Extend a Generic List to Provide Dictionary-Like Lookups

By | September 22, 2008

 

Welcome to a quick and dirty example in which I’ll make use of interfaces, inheritance and generics. I was working with some code that did a lot of iterating over collections to find objects with a particular ID. This is an abstracted example of what I did to simplify and centralize that code in a reusable manner.

If you are using Visual Studio 2008, you could achieve the same kind of reuse with an extension method on your generic list. The project I was working on was in .NET 2.0 and Visual Studio 2005.

This method returns a student’s course based on its ID. The student object here is a private class member. The CurrentCourses property is a List<Course> collection.

private Course FindCourseOld(int id)
{
    foreach (var course in _student.CurrentCourses)
    {
        if (course.ID == id)
        {
            return course;
        }
    }

    return null;
}
 

It’s pretty simple, but suppose you had a dozen or more types with an ID property that were all queries like this? It smells like an opportunity to do some refactoring. We need to keep all the functionality of the List<T> generic collection, including sorting, index operations, and enumerating, but we want to provide a dictionary-type of lookup on the ID property. Let’s inherit from List<T> and add a method to perform our lookup.

Before an object can be stored in this new collection, our child of List<T>, that we are going to create, we need to ensure it has an ID property on which we can operate. To that end, I present to you the IHasIdentifier interface. I know it’s not grammatically correct, but I think it gets the point across.

public interface IHasIdentifier
{
    int ID { get; set; }
}

 

The new interface has a single property named ‘ID’, which many of the types you might consider using in our collection may already have. Next up is the IdentityList<T> itself. The implementation I have here is very simple. There is just a single method, GetItemByID, added to the base class, List<T>.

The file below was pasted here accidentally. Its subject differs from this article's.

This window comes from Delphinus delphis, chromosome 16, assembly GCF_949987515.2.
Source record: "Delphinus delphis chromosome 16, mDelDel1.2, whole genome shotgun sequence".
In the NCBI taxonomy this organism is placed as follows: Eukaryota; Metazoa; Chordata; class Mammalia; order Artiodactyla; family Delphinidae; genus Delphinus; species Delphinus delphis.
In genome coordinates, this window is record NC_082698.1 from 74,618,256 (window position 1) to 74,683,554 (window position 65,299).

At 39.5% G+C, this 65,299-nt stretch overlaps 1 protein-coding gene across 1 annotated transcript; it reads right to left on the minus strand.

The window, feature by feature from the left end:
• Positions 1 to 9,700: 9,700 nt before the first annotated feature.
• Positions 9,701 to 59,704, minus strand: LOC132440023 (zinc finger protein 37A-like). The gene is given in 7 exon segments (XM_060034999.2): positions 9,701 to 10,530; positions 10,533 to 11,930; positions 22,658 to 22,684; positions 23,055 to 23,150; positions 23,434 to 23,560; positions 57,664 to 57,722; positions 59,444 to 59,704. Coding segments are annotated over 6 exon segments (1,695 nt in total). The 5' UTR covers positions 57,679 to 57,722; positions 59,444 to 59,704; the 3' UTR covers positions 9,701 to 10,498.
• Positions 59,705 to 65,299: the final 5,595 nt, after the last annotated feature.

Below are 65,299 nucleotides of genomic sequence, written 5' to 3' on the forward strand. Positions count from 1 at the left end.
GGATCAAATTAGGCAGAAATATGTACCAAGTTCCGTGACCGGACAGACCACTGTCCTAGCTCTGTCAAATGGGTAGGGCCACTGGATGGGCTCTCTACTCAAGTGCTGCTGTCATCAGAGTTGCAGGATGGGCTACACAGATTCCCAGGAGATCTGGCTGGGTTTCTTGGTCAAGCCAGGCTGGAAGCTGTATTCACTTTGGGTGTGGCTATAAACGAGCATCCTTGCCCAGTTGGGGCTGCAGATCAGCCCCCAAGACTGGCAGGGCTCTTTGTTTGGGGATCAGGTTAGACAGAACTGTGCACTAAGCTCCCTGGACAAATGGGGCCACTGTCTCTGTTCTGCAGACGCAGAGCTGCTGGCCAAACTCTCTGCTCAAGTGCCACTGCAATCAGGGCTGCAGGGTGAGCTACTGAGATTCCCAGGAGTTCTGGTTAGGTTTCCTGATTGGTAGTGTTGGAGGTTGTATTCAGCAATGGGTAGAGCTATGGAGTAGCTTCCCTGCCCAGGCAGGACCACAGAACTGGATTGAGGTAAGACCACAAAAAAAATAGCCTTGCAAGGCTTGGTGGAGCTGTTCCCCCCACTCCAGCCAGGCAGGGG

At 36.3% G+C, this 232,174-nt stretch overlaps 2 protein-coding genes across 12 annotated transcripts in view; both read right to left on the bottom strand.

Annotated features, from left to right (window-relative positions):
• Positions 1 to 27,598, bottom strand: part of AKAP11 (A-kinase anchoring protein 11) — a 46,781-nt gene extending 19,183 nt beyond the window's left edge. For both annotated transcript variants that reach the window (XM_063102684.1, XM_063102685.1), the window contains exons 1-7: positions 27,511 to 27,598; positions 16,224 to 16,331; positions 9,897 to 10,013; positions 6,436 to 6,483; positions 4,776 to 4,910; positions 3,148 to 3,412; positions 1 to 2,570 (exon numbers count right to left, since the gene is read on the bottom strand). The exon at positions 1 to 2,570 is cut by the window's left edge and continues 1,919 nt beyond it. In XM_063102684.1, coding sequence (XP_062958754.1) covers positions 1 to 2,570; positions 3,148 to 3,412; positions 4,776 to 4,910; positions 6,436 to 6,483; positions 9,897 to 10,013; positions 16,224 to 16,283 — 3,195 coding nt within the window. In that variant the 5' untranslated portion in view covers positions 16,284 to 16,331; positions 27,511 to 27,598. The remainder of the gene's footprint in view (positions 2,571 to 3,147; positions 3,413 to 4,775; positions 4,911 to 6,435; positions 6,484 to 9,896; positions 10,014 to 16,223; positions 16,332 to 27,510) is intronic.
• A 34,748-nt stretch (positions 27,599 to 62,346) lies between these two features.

public class IdentityList<T> : List<T> where T : IHasIdentifier
{
    public T GetItemByID(int id)
    {
        foreach (var obj in this)
        {
            if (obj.ID == id)
            {
                return obj;
            }
        }

        return default(T);
    }
}

 

We’re inheriting from List<T> and specifying that T must implement IHasIdentifier. Now, in the GetItemByID method, we can do our iteration to find the object with the given ID and return it. Finally, let’s take a look at the FindCourseNew method which uses our IdentityList<T> collection.

private Course FindCourseNew(int id)
{
    return _student.CurrentCourses.GetItemByID(id);
}

 

The code here is much cleaner, and there could be more opportunity for code reuse with the IdentityList<T>. Many of the dictionary type of methods could be adapted and used within this collection. You can download the sample code here. As always, any and all feedback is welcome!

 

 

4 thoughts on “Extend a Generic List to Provide Dictionary-Like Lookups

  1. Jamie Ide

    I’m sorry, but I think this is poor advice. You should be using the List.Find method to do this, which will give you O(n) lookup performance, the same as iterating. I don’t recall trying this, but you may be able to create a generic FindById delegate to pass to the Find method. If you need faster lookup, you should copy the elements to a Dictionary which will give you 0(1) performance.

  2. Alvin Ashcraft Post author

    Thanks for the feedback Jamie. I think you are correct about creating a FindByID delegate for use with the Find method.

  3. Jean-Philippe Leconte

    Linq has an extension method to do exactly this.

    From a List :
    list.ToLookup ( k => k.ID );

    From a List :
    list.ToLookup ( k => ( (IHasIdentifier) k).ID );

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